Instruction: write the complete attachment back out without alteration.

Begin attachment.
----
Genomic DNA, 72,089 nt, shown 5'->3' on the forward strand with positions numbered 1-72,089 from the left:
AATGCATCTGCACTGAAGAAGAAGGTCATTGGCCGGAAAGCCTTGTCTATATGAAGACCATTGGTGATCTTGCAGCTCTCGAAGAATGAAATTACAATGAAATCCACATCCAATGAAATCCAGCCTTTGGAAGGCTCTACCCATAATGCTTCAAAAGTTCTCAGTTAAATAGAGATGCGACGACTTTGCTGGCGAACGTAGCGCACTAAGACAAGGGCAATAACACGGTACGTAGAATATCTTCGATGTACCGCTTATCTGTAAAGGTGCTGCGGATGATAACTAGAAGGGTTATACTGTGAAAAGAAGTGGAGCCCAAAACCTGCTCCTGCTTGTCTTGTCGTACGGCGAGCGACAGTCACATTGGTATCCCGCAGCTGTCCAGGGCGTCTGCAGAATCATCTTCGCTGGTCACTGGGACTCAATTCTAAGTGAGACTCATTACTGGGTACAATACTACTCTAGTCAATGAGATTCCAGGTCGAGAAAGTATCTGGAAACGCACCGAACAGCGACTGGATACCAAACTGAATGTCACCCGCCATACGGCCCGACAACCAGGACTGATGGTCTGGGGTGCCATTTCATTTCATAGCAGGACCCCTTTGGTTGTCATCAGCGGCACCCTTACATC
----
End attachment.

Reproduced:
Genomic DNA, 72,089 nt, shown 5'->3' on the forward strand with positions numbered 1-72,089 from the left:
AATGCATCTGCACTGAAGAAGAAGGTCATTGGCCGGAAAGCCTTGTCTATATGAAGACCATTGGTGATCTTGCAGCTCTCGAAGAATGAAATTACAATGAAATCCACATCCAATGAAATCCAGCCTTTGGAAGGCTCTACCCATAATGCTTCAAAAGTTCTCAGTTAAATAGAGATGCGACGACTTTGCTGGCGAACGTAGCGCACTAAGACAAGGGCAATAACACGGTACGTAGAATATCTTCGATGTACCGCTTATCTGTAAAGGTGCTGCGGATGATAACTAGAAGGGTTATACTGTGAAAAGAAGTGGAGCCCAAAACCTGCTCCTGCTTGTCTTGTCGTACGGCGAGCGACAGTCACATTGGTATCCCGCAGCTGTCCAGGGCGTCTGCAGAATCATCTTCGCTGGTCACTGGGACTCAATTCTAAGTGAGACTCATTACTGGGTACAATACTACTCTAGTCAATGAGATTCCAGGTCGAGAAAGTATCTGGAAACGCACCGAACAGCGACTGGATACCAAACTGAATGTCACCCGCCATACGGCCCGACAACCAGGACTGATGGTCTGGGGTGCCATTTCATTTCATAGCAGGACCCCTTTGGTTGTCATCAGCGGCACCCTTACATC